It is important for Australia to keep onthe hop and not be a one export market dependent. As for low wages and casualisation, and jobinsecurity, Australia seems to be getting better and better at that littleexercise all by herself.


2、Perhaps the authorsshould read the news headlines? If the price of the investment is Chinesediplomats interfering in local councils then we don’t want them at any price.


(回复1)I agree, Jock. If the priceof Chinese investment in Australia is the totalitarian Chinese government’sinterference in our political and social affairs, we may need to be prepared totake some economic pain if we ‘push back’ against such interference.



3、Maybe Australianpoliticians should be concentrating on how to encourage Australian ownedbusinesses employing Australian citizens to flourish. Instead we seem to havelazy politicians simply selling out as much of Australia as they can to foreigninterests, and importing more of everything, while not believing in science andexpert opinion, a recipe for even larger economic problems for Australia’sfuture. Keeping one of the highest net immigration rates of any developedcountry is also simply masking the true state of the Australian economy.


4、In the UnitedStates, Chinese investment fell 83% to US$4.8 billion from US$29 billion in2017. In Canada, it fell 47% to US$3.4 billion from US$6.2 billion in 2017. Tomy mind this is the key sentence, and begins to put the drop in someperspective in terms of where the investment is going and where it isn’t.Australia is not doing too badly, with a drop of 36%. A pattern of earlierfluctuations is also important.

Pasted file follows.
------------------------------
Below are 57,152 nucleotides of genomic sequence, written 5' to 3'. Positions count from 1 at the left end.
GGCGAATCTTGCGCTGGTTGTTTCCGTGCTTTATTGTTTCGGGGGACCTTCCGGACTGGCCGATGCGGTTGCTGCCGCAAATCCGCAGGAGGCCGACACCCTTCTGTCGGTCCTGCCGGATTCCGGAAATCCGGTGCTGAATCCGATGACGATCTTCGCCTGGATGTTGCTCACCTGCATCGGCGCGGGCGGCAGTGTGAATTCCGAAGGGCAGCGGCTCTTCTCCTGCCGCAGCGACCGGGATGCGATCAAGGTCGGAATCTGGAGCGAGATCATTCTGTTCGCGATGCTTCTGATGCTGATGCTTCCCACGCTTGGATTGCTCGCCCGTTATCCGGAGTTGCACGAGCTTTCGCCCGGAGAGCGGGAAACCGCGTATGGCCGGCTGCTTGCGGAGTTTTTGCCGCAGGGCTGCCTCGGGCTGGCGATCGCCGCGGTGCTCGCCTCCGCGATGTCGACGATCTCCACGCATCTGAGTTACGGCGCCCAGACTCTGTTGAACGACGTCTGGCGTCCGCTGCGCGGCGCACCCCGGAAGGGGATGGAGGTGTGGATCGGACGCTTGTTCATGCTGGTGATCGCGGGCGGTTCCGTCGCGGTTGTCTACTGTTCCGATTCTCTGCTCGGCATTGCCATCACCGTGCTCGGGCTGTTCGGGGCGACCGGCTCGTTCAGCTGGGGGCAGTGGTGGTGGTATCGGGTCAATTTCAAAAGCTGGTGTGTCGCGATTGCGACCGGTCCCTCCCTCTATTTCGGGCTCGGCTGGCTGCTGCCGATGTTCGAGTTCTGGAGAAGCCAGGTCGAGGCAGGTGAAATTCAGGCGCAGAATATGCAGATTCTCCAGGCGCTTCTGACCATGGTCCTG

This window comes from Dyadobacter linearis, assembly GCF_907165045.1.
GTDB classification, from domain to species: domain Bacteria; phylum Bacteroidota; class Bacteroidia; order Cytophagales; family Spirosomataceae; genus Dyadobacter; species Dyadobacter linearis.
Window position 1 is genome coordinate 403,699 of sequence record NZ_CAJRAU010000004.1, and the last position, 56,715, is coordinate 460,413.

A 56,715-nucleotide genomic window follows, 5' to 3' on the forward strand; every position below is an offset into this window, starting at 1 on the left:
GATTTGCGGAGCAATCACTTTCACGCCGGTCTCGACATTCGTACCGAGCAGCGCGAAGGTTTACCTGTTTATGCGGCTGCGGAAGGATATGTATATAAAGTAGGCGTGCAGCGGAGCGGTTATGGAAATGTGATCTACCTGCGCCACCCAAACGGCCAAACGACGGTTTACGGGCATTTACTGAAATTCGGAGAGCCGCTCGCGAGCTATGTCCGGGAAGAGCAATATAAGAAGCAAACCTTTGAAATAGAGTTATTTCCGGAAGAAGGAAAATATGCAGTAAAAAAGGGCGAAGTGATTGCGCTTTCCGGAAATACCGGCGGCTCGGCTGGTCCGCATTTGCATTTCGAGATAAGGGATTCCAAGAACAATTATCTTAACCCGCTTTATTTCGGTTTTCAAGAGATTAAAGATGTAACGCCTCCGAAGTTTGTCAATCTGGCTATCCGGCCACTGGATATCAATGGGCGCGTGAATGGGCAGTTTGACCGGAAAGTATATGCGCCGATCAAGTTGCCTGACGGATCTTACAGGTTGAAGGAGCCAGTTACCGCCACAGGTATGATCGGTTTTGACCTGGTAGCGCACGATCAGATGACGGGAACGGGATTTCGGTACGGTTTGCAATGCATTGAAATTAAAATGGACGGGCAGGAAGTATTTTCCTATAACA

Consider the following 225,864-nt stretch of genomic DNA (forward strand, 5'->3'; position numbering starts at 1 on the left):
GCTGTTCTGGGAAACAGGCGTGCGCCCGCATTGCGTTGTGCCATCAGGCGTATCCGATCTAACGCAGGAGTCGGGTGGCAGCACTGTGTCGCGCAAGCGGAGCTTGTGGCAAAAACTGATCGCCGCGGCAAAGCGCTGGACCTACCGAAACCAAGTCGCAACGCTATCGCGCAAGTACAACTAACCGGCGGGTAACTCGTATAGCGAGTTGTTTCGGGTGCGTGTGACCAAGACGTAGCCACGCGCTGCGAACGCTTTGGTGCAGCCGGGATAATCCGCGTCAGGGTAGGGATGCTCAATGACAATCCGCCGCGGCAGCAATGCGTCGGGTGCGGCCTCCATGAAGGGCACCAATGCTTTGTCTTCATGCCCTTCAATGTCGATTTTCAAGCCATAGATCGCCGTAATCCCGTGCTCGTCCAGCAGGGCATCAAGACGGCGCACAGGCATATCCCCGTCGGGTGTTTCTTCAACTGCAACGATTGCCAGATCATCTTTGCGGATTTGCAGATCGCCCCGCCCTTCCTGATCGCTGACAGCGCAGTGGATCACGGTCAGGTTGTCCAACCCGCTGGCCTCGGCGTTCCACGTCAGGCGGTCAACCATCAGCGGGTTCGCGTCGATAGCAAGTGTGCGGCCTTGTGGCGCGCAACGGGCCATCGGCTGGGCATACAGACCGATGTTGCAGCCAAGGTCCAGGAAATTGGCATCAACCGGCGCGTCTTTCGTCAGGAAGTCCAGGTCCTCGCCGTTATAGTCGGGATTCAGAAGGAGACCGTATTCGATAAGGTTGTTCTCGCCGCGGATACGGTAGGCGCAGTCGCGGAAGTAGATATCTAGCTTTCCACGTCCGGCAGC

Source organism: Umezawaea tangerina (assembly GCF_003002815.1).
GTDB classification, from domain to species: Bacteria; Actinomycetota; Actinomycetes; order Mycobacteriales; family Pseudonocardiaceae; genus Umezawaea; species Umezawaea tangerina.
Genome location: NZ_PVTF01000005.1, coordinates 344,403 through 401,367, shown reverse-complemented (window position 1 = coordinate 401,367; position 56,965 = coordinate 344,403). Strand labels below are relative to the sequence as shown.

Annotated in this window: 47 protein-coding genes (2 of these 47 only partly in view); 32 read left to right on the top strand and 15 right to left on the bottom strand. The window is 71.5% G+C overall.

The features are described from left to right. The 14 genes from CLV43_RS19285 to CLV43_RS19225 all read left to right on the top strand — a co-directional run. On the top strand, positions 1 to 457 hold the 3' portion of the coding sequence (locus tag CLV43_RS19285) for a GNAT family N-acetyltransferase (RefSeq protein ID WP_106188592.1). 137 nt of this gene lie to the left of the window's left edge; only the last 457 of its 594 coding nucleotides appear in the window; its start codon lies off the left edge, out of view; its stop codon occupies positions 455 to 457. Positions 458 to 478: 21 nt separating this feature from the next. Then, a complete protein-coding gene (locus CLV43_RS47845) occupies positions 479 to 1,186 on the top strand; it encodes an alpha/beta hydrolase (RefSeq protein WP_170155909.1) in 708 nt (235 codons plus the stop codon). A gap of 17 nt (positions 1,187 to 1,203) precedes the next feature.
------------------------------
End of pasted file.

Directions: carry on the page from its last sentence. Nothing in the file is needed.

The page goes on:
What would also be useful, however, is someinformation on 1) where Chinese investment is being re-concentrated, and 2) towhat extent China’s outward investment has dropped across the board.


For example, has the appearance of theAsian Infrastructure Investment Bank (set up in 2015 and based in Beijing)shifted investment focus? Ditto the Belt and Road Initiative. (And it might gethard to separate the two?)


This larger context could mean 1) there isvery little Australia can do to influence the situation, and 2) the pool ofChinese investment that can be attracted in Australia’s direction is not goingto return to previous levels.


If “national interest” is defined in termsof matters where a nation can actually have an influence or make a difference,and if China’s overseas investment is in the process of locking into newarrangements, then we might need some thinking “outside the box” rather thanagonising over balance sheets.


5、“At a time of globaluncertainty, Australian politicians, bureaucrats, business leaders, educationalorganisations and others must work quietly and respectfully with their Chinesecounterparts to allay community concerns and consolidate Australia’s reputationas a welcoming and proactive partner.” This is reminiscent of Orwell. Here ismy translation.“At a time of global uncertainty, Australian politicians,bureaucrats, business leaders, educational organisations and others must workcovertly and sub-ordinately with their Chinese economic masters to suppresslegitimate community concerns and consolidate Australia’s reputation with ourChinese masters as a sycophantic partner.”


Overall, if the skills, know-how, andtechnology can be developed locally, the federal government should use fiscalpolicy and industry policy to make it happen. Fiscal policy and industrypolicy, combined with trade controls and capital controls where appropriate,are the most potent policy levers that the national government has to increasethe nation’s productivity level and guarantee that the productivity gains raiseeverybody’s living standards, not just the wealth and power of a few.